Time for Prince Rupert to write the play
Prince Rupert, Act III, Scene 1.
To NDP or not to NDP, that is the question
Whether it is nobler in the mind of Prince Rupert unionists to suffer the slings and arrows of their NDP rulers or to take up arms against outrageous environmentalism.
And by opposing end them: to jobs, to prosperity.
A transpositional paraphrasing of Shakespeare’s greatest philosophic question in Hamlet to be sure, but it asks a simple question of Prince Rupert union members and voters:
Economic suicide or not
That is the question.
The key premise to a Shakespearean three-act drama is relatively simple. Introduce the characters, put them into a position they’ll never get out of, and finally, get them out.
Here is Prince Rupert’s drama and their authors:
Act 1: Prosperity in the future, Charles Hays;
Act 2: Economic collapse: pulp mill and fishing closures; Jean Chretien et. al;
Act 3: Prince Rupert as Canada’s Asian Gateway, author to be decided.
Aye, as Shakespeare wrote, there is the rub.
Prince Rupert’s third act is yet to be written, however, NDP MP Nathan Cullen and NDP MLA-in-waiting Jennifer Rice seemingly say they have the only pens and our only chance of getting Prince Rupert out of a fourth act twist, an inevitable cliffhanger or sequel.
Prince Rupert and the North Coast economy cannot afford a twist, cliffhanger or another sequel of the past 10 years.
Yet, they seem hell-bent on either delaying or denying Prince Rupert the prosperity we can easily see on the horizon or as Charles Hays promised, and the economic future this city deserves and needs. Most succinctly, and simply, Liquid Natural Gas [LNG] terminals in this riding.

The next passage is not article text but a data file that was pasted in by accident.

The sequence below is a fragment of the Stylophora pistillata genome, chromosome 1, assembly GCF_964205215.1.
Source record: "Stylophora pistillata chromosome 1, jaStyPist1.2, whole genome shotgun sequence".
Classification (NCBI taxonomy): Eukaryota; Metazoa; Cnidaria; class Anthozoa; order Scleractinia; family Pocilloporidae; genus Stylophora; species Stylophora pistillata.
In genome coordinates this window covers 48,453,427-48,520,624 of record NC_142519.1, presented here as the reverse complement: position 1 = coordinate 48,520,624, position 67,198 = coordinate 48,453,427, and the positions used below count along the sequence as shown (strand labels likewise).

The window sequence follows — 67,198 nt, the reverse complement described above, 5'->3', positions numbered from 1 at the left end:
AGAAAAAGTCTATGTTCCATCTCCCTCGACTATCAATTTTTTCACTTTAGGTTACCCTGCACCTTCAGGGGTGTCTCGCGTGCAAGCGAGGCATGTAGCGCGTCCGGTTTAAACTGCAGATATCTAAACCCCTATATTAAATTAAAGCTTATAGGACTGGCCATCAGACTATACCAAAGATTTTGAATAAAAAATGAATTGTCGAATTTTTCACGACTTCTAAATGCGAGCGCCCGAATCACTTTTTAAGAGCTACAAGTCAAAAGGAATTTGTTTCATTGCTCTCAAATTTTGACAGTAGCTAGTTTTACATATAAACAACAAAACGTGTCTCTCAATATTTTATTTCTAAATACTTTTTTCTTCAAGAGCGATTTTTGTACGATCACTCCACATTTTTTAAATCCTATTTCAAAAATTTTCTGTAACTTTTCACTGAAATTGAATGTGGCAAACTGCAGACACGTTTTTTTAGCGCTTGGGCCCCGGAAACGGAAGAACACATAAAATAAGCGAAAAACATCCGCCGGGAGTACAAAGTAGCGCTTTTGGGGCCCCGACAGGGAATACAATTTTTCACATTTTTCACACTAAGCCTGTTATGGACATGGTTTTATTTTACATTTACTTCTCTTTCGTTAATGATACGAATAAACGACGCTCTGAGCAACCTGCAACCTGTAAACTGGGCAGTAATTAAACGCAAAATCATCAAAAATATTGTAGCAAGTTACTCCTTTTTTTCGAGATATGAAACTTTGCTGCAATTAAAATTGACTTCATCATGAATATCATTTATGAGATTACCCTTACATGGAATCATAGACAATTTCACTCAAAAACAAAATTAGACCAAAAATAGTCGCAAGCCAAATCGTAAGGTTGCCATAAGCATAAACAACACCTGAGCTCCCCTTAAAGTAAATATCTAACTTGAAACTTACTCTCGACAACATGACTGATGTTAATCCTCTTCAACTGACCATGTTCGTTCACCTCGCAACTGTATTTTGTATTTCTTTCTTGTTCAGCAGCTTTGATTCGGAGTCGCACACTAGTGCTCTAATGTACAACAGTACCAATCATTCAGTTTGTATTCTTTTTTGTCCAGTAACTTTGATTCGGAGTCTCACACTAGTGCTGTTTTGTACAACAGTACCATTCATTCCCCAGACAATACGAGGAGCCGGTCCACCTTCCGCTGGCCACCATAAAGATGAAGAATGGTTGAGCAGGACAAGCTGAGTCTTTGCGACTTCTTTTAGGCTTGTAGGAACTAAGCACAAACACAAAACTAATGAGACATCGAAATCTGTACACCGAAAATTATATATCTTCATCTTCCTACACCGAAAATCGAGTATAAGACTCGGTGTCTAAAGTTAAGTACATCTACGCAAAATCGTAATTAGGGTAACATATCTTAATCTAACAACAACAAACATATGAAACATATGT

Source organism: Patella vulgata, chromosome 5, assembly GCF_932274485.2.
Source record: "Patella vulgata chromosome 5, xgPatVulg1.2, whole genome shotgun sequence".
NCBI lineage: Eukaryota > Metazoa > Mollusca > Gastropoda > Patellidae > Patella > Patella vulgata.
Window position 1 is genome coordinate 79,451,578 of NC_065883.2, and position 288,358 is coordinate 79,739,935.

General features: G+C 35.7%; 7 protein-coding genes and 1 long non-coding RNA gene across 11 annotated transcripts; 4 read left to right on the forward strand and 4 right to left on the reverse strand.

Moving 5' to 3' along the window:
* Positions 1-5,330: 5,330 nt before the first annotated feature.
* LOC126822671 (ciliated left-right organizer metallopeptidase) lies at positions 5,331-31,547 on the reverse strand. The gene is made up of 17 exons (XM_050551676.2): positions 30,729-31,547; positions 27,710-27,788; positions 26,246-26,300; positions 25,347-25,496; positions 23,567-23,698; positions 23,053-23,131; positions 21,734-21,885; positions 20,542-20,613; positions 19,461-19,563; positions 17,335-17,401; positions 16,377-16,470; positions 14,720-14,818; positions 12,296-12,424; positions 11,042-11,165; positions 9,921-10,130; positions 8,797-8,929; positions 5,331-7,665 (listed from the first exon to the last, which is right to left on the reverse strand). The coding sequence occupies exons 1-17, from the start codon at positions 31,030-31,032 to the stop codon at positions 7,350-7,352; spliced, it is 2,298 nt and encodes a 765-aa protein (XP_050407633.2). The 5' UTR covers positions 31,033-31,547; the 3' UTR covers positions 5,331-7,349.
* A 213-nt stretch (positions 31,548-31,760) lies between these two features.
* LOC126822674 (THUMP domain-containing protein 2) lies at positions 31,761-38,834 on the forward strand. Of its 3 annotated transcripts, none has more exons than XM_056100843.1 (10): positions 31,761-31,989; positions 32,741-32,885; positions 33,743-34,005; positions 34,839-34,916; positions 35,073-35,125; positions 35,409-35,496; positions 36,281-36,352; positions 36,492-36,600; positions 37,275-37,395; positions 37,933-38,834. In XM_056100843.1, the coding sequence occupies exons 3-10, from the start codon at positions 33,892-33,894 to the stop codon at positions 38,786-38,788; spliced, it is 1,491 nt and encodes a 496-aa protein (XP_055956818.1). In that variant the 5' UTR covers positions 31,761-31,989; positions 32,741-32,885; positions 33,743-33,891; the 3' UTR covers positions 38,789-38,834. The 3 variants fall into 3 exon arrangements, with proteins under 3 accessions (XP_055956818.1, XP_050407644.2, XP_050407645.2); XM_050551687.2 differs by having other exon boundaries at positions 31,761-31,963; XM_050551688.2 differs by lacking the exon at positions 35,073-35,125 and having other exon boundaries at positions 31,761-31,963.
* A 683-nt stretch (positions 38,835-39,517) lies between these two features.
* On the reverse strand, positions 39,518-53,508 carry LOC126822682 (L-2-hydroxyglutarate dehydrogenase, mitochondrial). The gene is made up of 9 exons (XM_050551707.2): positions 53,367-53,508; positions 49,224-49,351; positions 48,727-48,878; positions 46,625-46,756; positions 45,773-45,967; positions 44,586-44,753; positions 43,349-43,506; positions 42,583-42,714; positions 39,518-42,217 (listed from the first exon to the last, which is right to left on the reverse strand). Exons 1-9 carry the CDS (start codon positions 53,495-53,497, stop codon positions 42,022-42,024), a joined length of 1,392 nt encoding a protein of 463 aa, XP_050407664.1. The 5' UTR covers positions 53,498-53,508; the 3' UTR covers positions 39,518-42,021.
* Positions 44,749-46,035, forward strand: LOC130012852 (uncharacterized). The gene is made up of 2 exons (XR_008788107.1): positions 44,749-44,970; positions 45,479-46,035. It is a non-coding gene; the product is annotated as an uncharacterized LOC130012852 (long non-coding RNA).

Or to quote Mr. Cullen: “...would you allow 10 or 15 projects to come into the [his riding]? No.”
Or to quote MLA-in-waiting Prince Rupert city councillor Jennifer Rice, “[not a damn thing on LNG]”
To be fair, outside of “no” to any development, and a fear-mongering, near-hysteric, megaphoned diatribe against a long-proposed oil pipeline without an alternative solution, the 15 months into a 36-month term rookie councillor has not weighed in on what could be the LNG lynchpin of Prince Rupert’s economic life.
As much as they argue, it appears Rice and Cullen know how to keep us in Scene 2 of a drama, but have no answers for Scene 3 — getting us out.
And while one may quote MacBeth at this point and suggest, methinks they doth protest too much, Hamlet’s Prince Rupert paraphrased question remains:
Jobs or no jobs. That is the question.
Rice and Cullen are only actors.
Prince Rupert should write the play.